The agenda: 1. Because the meeting will fall on the 86th anniversary of the International Peace Arch, we shall remember founder Sam Hill, the Quaker who said, “War satisfies neither the victors nor the vanquished. Perfect peace alone satisfies.” 2. We shall discuss what may be done to implement the city of Blaine’s official theme titled “Promoting Peace,” and unanimously adopted by the city council in1998. 3. International Peace Day falls on September 21. We shall discuss what the King plans to do in order to observe it, or better, how to activate it.
My door will be open at 6:30 p.m. for informal chitchat. That way, we may become acquainted while assuring the meeting will begin on time. Come to 223 B Street at the southeast corner of Second and B in Blaine. Phone 332-5175. The meeting will adjourn at 9 p.m. I’m expecting five Kingpins to appear – no more, no less.
Richard Clark
Blaine

The Editor:
I was told the other day that someone I met years ago recently passed away. Her name was Tammy Zlotnik. And in remembrance of her I write this letter.
Though I only had the privilege of spending a short time with Tammy she made a big impression on my life. She, like myself, was an artist and mostly our conversations revolved around the topic of painting. She was a woman of small stature who painted colorfully, boldly, and expressively. She liked to paint on big canvases. She was also an art therapist. She worked with kids, many of who were troubled teens, helping them heal and express themselves through art. Tammy was a small lady who did big things.
One of the many things that was unique about Tammy was the fact that she did not own a car. She traveled by bicycle. Sometimes she told me she simply ran to work or to where she had to be. In a society that is so dependant on the burning of fossil fuels; we as a people seem not to be able to work or recreate without poisoning the planet, Tammy brought a breath of fresh air wherever she went. She led her own life free from convention, showing me and others that there is another way. One that will leave the world a better place. We can no longer believe or count on government or established institutions to solve the problems that besiege our troubled planet.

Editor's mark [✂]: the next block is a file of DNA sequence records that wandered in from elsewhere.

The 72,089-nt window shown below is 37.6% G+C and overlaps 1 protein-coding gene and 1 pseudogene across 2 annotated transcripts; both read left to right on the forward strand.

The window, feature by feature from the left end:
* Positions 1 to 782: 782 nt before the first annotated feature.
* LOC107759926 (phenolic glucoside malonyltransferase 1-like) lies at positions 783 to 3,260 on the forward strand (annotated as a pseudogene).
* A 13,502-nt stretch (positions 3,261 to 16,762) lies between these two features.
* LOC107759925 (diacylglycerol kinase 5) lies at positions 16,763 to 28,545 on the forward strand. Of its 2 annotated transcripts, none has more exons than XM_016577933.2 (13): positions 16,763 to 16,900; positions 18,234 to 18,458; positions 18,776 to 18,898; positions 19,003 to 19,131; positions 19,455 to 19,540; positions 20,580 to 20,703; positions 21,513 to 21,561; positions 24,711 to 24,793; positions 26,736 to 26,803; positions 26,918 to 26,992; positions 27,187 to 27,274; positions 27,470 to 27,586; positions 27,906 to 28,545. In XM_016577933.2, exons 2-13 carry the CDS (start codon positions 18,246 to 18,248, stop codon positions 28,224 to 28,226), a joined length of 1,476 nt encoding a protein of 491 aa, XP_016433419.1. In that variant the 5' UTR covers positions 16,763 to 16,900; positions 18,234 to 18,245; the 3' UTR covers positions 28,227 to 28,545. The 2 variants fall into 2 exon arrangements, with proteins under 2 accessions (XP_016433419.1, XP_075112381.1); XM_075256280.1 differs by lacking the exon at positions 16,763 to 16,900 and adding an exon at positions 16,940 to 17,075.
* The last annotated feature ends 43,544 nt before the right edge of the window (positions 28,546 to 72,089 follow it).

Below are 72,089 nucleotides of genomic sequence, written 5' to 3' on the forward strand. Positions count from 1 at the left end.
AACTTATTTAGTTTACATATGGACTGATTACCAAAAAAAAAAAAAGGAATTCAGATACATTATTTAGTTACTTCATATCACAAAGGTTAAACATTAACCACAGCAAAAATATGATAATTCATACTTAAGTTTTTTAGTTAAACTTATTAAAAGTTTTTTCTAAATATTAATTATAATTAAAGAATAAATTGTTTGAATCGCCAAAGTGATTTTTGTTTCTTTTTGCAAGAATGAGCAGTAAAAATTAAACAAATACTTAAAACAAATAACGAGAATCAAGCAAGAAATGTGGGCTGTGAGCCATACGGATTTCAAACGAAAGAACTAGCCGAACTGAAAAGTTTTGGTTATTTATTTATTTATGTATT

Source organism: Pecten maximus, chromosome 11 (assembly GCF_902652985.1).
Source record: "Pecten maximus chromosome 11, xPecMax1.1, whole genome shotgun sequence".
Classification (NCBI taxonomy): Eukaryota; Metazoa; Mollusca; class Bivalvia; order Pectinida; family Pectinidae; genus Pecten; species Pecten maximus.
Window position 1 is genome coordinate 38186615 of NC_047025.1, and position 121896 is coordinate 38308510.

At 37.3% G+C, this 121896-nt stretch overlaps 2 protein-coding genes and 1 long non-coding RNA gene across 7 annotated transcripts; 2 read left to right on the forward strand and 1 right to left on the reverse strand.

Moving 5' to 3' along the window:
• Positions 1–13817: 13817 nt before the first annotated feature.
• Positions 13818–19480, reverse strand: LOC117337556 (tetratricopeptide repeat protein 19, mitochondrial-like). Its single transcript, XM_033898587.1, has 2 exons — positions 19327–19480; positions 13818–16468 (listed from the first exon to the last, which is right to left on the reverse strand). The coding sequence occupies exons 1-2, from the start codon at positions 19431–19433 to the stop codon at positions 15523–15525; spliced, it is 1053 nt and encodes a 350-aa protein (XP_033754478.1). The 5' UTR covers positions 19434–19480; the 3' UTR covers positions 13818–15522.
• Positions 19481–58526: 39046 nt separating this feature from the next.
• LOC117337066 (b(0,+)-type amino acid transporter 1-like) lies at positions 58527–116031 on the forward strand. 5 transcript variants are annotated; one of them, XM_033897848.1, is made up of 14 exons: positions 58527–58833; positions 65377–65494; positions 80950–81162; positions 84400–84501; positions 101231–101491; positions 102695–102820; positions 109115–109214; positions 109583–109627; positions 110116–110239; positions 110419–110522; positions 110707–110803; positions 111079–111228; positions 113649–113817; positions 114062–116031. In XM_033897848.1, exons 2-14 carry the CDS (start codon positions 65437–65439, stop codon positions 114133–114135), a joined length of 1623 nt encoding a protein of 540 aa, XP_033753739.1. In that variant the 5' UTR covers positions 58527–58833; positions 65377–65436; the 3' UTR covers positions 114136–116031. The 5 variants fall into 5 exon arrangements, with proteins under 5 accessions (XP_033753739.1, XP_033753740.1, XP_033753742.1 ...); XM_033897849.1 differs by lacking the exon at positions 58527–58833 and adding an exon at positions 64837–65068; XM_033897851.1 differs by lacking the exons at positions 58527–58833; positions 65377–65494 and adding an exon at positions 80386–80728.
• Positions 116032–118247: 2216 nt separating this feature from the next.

Now is the time for each of us to take personal responsibility for the world we live in. Let’s think more of life than profit. Let’s take it a little slower and breathe. Get on your bike or walk to work or to the store and while you are there buy local goods and produce. Take some time to soak up the natural beauty that surrounds us here in the Northwest. As a planet we seem to be on a slippery slope to destruction. It’s time for each of us to dig in our heels. By doing so we can lead healthier and happier lives and so will are kids and their kids.
So thank you Tammy for making such a large difference in people’s lives and leaving such a small footprint on our mother earth. I know your friends and family will miss you immensely. I think of you every time I hop on my bike and breathe in a big gulp of fresh air!
Jim Agnello
Birch Bay

The Editor:
The orphanages in Iraq and Uganda will each receive over $700 because of the generosity of the people of Blaine. Thanks to all of you who were part of the community garage sale, either with donated items or purchases. And a special thanks to the many people who gave outright gifts of cash (over half the money raised).